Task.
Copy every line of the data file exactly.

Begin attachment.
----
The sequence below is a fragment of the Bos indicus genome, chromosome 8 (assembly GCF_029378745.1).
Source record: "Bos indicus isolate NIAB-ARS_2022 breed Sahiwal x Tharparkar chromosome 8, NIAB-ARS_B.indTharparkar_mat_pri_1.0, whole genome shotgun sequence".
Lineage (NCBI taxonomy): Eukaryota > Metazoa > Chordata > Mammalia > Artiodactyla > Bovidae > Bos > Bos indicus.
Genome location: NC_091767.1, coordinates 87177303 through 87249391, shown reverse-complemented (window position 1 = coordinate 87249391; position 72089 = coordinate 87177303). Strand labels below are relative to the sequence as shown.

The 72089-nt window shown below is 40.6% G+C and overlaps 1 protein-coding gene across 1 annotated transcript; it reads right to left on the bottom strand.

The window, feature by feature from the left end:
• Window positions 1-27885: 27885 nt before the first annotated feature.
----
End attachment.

The sequence below is a fragment of the Bos indicus genome, chromosome 8 (assembly GCF_029378745.1).
Source record: "Bos indicus isolate NIAB-ARS_2022 breed Sahiwal x Tharparkar chromosome 8, NIAB-ARS_B.indTharparkar_mat_pri_1.0, whole genome shotgun sequence".
Lineage (NCBI taxonomy): Eukaryota > Metazoa > Chordata > Mammalia > Artiodactyla > Bovidae > Bos > Bos indicus.
Genome location: NC_091767.1, coordinates 87177303 through 87249391, shown reverse-complemented (window position 1 = coordinate 87249391; position 72089 = coordinate 87177303). Strand labels below are relative to the sequence as shown.

The 72089-nt window shown below is 40.6% G+C and overlaps 1 protein-coding gene across 1 annotated transcript; it reads right to left on the bottom strand.

The window, feature by feature from the left end:
• Window positions 1-27885: 27885 nt before the first annotated feature.